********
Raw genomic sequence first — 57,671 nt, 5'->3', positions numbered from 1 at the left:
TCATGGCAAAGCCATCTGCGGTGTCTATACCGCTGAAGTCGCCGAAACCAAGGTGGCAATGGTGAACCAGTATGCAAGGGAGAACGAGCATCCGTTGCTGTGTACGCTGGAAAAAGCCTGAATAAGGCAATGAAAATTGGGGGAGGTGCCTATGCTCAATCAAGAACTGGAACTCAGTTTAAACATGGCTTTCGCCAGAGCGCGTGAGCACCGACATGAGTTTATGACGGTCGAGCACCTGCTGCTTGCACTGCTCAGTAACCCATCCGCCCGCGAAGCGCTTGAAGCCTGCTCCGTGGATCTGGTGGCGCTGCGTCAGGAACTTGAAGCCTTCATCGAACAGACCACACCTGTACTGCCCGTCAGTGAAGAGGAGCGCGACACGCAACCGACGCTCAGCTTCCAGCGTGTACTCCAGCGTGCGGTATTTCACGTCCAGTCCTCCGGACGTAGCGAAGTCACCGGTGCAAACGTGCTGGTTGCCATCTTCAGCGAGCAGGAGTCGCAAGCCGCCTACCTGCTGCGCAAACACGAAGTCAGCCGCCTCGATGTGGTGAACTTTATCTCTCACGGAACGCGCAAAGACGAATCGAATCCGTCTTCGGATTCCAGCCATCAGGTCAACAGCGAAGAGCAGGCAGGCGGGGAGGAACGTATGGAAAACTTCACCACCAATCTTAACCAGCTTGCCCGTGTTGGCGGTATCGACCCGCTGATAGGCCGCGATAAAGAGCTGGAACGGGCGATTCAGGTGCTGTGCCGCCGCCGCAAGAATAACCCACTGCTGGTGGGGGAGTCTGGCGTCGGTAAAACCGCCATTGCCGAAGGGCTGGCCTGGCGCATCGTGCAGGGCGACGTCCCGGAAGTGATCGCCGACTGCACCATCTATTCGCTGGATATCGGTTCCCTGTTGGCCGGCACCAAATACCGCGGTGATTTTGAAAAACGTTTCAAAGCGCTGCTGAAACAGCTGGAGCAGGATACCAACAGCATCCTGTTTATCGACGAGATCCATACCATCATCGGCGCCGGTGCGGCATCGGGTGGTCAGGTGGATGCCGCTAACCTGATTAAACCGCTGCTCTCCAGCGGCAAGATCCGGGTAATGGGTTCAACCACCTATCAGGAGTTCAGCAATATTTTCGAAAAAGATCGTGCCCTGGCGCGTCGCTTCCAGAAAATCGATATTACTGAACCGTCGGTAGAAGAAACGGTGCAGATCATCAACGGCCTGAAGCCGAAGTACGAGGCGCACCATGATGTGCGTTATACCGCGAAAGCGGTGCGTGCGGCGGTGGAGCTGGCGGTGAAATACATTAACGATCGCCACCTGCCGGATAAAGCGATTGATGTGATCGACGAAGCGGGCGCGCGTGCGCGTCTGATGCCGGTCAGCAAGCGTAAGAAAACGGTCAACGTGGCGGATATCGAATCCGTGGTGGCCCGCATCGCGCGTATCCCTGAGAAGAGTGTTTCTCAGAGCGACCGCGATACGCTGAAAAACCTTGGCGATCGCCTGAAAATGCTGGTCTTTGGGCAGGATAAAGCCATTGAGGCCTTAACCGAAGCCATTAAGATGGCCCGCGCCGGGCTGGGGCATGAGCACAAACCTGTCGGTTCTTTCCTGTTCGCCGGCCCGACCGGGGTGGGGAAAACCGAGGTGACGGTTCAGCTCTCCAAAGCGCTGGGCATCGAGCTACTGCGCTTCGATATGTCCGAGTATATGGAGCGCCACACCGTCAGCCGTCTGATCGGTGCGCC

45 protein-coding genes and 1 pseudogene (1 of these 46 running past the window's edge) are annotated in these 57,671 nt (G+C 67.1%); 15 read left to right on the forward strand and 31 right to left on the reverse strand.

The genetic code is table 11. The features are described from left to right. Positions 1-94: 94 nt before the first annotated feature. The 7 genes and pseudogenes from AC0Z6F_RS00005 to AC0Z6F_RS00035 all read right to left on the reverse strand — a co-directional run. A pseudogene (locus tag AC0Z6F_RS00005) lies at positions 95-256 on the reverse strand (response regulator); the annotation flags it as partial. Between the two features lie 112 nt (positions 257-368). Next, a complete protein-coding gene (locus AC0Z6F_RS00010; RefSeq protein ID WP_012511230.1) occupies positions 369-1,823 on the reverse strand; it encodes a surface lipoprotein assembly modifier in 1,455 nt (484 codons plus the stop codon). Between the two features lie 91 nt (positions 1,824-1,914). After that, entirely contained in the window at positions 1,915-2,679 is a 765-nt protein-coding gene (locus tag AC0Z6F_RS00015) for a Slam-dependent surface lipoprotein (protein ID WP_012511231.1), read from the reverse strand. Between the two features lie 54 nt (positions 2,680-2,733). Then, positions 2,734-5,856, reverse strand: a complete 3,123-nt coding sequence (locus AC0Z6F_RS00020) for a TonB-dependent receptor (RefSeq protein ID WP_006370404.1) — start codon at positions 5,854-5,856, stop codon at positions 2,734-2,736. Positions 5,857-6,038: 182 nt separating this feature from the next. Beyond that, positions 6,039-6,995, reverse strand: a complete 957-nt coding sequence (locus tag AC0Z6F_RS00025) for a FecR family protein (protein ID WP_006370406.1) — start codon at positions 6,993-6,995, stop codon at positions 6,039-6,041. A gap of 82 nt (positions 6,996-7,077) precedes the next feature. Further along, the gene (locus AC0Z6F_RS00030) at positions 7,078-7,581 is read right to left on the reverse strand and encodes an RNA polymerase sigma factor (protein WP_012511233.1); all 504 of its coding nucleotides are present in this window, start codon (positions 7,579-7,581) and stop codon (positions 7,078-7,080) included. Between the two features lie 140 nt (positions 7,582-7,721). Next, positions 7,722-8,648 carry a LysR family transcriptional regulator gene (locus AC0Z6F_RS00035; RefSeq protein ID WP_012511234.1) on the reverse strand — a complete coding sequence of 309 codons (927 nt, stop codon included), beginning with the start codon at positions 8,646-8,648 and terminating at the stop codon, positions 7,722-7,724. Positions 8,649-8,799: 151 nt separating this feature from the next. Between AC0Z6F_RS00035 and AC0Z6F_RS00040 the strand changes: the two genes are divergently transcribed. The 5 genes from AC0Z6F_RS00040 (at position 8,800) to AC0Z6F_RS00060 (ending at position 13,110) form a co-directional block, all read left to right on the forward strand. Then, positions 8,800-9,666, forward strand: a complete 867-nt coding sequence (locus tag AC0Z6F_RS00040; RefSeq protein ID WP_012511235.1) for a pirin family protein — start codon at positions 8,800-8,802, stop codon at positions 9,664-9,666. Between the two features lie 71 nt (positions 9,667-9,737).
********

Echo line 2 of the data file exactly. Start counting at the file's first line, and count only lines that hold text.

TCATGGCAAAGCCATCTGCGGTGTCTATACCGCTGAAGTCGCCGAAACCAAGGTGGCAATGGTGAACCAGTATGCAAGGGAGAACGAGCATCCGTTGCTGTGTACGCTGGAAAAAGCCTGAATAAGGCAATGAAAATTGGGGGAGGTGCCTATGCTCAATCAAGAACTGGAACTCAGTTTAAACATGGCTTTCGCCAGAGCGCGTGAGCACCGACATGAGTTTATGACGGTCGAGCACCTGCTGCTTGCACTGCTCAGTAACCCATCCGCCCGCGAAGCGCTTGAAGCCTGCTCCGTGGATCTGGTGGCGCTGCGTCAGGAACTTGAAGCCTTCATCGAACAGACCACACCTGTACTGCCCGTCAGTGAAGAGGAGCGCGACACGCAACCGACGCTCAGCTTCCAGCGTGTACTCCAGCGTGCGGTATTTCACGTCCAGTCCTCCGGACGTAGCGAAGTCACCGGTGCAAACGTGCTGGTTGCCATCTTCAGCGAGCAGGAGTCGCAAGCCGCCTACCTGCTGCGCAAACACGAAGTCAGCCGCCTCGATGTGGTGAACTTTATCTCTCACGGAACGCGCAAAGACGAATCGAATCCGTCTTCGGATTCCAGCCATCAGGTCAACAGCGAAGAGCAGGCAGGCGGGGAGGAACGTATGGAAAACTTCACCACCAATCTTAACCAGCTTGCCCGTGTTGGCGGTATCGACCCGCTGATAGGCCGCGATAAAGAGCTGGAACGGGCGATTCAGGTGCTGTGCCGCCGCCGCAAGAATAACCCACTGCTGGTGGGGGAGTCTGGCGTCGGTAAAACCGCCATTGCCGAAGGGCTGGCCTGGCGCATCGTGCAGGGCGACGTCCCGGAAGTGATCGCCGACTGCACCATCTATTCGCTGGATATCGGTTCCCTGTTGGCCGGCACCAAATACCGCGGTGATTTTGAAAAACGTTTCAAAGCGCTGCTGAAACAGCTGGAGCAGGATACCAACAGCATCCTGTTTATCGACGAGATCCATACCATCATCGGCGCCGGTGCGGCATCGGGTGGTCAGGTGGATGCCGCTAACCTGATTAAACCGCTGCTCTCCAGCGGCAAGATCCGGGTAATGGGTTCAACCACCTATCAGGAGTTCAGCAATATTTTCGAAAAAGATCGTGCCCTGGCGCGTCGCTTCCAGAAAATCGATATTACTGAACCGTCGGTAGAAGAAACGGTGCAGATCATCAACGGCCTGAAGCCGAAGTACGAGGCGCACCATGATGTGCGTTATACCGCGAAAGCGGTGCGTGCGGCGGTGGAGCTGGCGGTGAAATACATTAACGATCGCCACCTGCCGGATAAAGCGATTGATGTGATCGACGAAGCGGGCGCGCGTGCGCGTCTGATGCCGGTCAGCAAGCGTAAGAAAACGGTCAACGTGGCGGATATCGAATCCGTGGTGGCCCGCATCGCGCGTATCCCTGAGAAGAGTGTTTCTCAGAGCGACCGCGATACGCTGAAAAACCTTGGCGATCGCCTGAAAATGCTGGTCTTTGGGCAGGATAAAGCCATTGAGGCCTTAACCGAAGCCATTAAGATGGCCCGCGCCGGGCTGGGGCATGAGCACAAACCTGTCGGTTCTTTCCTGTTCGCCGGCCCGACCGGGGTGGGGAAAACCGAGGTGACGGTTCAGCTCTCCAAAGCGCTGGGCATCGAGCTACTGCGCTTCGATATGTCCGAGTATATGGAGCGCCACACCGTCAGCCGTCTGATCGGTGCGCC